At this point our paranormalist friends tried yet another common tactic: “But Benjamin Franklin spent the last years of his life trying to get in touch with the dead, and he was a really smart man, so...” I don’t know enough about Benjamin’s biography to actually comment on how he spent his last few years, though there certainly is evidence that he believed in an afterlife(then again, so do most people). But of course the broader point can be defused by simple counterexamples: the astronomer Johannes Kepler was a really smart guy, and yet he believed in astrology. Isaac Newton is considered one of the greatest scientists of all time, and yet he spent more time on alchemic experiments than on physics. And so on and so forth.
We could turn this discussion into a serious debate about epistemology and standards of evidence, but this isn’t what it is all about. We live in a country where a large number of people still don’t believe President Obama is a citizen, despite his birth certificate having been broadcasted all over the airwaves and the internet. On the other side of the political spectrum, plenty of liberals still believe that Bush and Cheney purposely caused 9/11 so that they could start their war on Iraq (as if they actually needed an excuse).
No, the problem is that people want to feel special. Being among the few who “get” that the government is conspiring against the nation, or that the 2008 election was a scam, makes some people feel better about the fact that they really have little or no control over such large events as wars and elections (and indeed, even, largely, over their own lives). At a more personal level, it was clear to me that our paranormalist friends really missed their dead friend, and naturally wanted to believe that he was still around, no matter how flimsy the evidence. I understand, I feel that way about my grandparents too, and it is painful every time I dream of them (which is often) and am reminded that I will never see them again.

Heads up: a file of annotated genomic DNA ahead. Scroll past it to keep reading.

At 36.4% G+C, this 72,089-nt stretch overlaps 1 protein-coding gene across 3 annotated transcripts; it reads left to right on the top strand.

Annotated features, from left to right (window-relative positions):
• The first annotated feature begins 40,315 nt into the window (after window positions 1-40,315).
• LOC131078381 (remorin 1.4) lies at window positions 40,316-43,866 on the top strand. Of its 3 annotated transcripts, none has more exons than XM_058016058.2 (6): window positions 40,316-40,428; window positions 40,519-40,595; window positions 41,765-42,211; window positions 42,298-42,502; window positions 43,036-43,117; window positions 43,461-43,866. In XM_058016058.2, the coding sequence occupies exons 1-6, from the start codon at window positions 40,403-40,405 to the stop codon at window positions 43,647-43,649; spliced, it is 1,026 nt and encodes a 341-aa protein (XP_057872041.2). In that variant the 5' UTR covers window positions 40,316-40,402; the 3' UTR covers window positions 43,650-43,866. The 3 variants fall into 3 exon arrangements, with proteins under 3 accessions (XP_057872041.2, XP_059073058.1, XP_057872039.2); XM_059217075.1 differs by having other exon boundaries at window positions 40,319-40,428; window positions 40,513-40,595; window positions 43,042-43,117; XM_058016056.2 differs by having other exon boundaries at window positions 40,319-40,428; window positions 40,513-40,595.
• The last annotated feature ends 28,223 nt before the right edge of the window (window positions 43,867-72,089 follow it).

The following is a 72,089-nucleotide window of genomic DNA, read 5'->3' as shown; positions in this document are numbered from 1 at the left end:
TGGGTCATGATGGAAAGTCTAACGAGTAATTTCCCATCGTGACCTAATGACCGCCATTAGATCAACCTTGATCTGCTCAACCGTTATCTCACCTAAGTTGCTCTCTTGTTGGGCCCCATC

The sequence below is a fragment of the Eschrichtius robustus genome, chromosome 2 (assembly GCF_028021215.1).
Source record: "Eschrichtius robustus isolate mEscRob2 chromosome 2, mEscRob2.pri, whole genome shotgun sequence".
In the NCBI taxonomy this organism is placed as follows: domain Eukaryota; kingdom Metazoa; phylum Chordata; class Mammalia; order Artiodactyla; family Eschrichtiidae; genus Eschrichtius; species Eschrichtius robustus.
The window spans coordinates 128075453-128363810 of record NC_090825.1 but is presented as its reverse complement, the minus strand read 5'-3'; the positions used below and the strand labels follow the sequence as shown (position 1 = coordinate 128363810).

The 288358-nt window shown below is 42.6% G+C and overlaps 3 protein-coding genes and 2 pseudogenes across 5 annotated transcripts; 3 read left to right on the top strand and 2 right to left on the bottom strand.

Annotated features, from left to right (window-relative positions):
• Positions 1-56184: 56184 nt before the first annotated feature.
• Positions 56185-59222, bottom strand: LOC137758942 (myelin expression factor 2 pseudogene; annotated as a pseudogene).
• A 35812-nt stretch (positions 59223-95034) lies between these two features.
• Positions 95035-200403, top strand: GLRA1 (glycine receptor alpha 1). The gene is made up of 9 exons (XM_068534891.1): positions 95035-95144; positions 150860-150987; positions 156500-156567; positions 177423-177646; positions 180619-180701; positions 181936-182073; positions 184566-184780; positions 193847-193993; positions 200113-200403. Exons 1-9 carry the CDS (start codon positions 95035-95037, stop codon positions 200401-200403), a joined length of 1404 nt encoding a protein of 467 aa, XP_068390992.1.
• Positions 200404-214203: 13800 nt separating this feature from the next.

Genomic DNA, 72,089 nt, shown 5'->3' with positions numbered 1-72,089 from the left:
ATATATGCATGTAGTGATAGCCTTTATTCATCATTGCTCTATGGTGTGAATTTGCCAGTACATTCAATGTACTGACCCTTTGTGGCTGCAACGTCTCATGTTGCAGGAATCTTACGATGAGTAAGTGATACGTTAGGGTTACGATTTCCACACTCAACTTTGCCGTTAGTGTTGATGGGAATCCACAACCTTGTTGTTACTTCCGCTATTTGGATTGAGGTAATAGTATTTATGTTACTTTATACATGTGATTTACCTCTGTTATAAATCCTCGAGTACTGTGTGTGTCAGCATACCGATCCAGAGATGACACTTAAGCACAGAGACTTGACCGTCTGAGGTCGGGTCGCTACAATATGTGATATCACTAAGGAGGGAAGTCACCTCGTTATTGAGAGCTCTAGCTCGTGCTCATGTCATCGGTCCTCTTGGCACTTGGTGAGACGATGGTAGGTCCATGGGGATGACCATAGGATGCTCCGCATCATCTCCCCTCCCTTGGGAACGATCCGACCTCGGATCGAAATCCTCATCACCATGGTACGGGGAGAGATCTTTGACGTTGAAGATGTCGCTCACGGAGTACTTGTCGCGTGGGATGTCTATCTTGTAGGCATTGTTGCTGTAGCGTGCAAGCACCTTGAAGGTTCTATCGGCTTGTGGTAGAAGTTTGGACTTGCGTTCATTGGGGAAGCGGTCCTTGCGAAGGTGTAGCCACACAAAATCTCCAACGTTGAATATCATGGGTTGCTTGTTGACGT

But what is the problem with people lowering their critical threshold that much in order to accept comfortable beliefs? I think there is a problem, which is why I started a second blog self-explanatorily entitled “Gullibility is Bad for You.” At a societal level, we see the damage to our political discourse and social fabric that has been done by both the “birthers” and the 9/11 “truthers.” At a personal level, people waste money, time and emotional energy in pursuit of a chimera, and are easily taken advantage of by unscrupulous (or even well meaning but self-deluded) “mediums” and “psychics.”
Still, it is really hard to tell someone that his beloved friend, or mother, or wife is gone, forever. That the only thing that remains is the memories, and even those will only last as long as the people who’ve met the person in question. It’s the perennial red pill vs. blue pill philosophical conundrum that Morpheus puts to Neo in “The Matrix.” For my part, I have decided a long time ago to take the red pill. But it is bitter.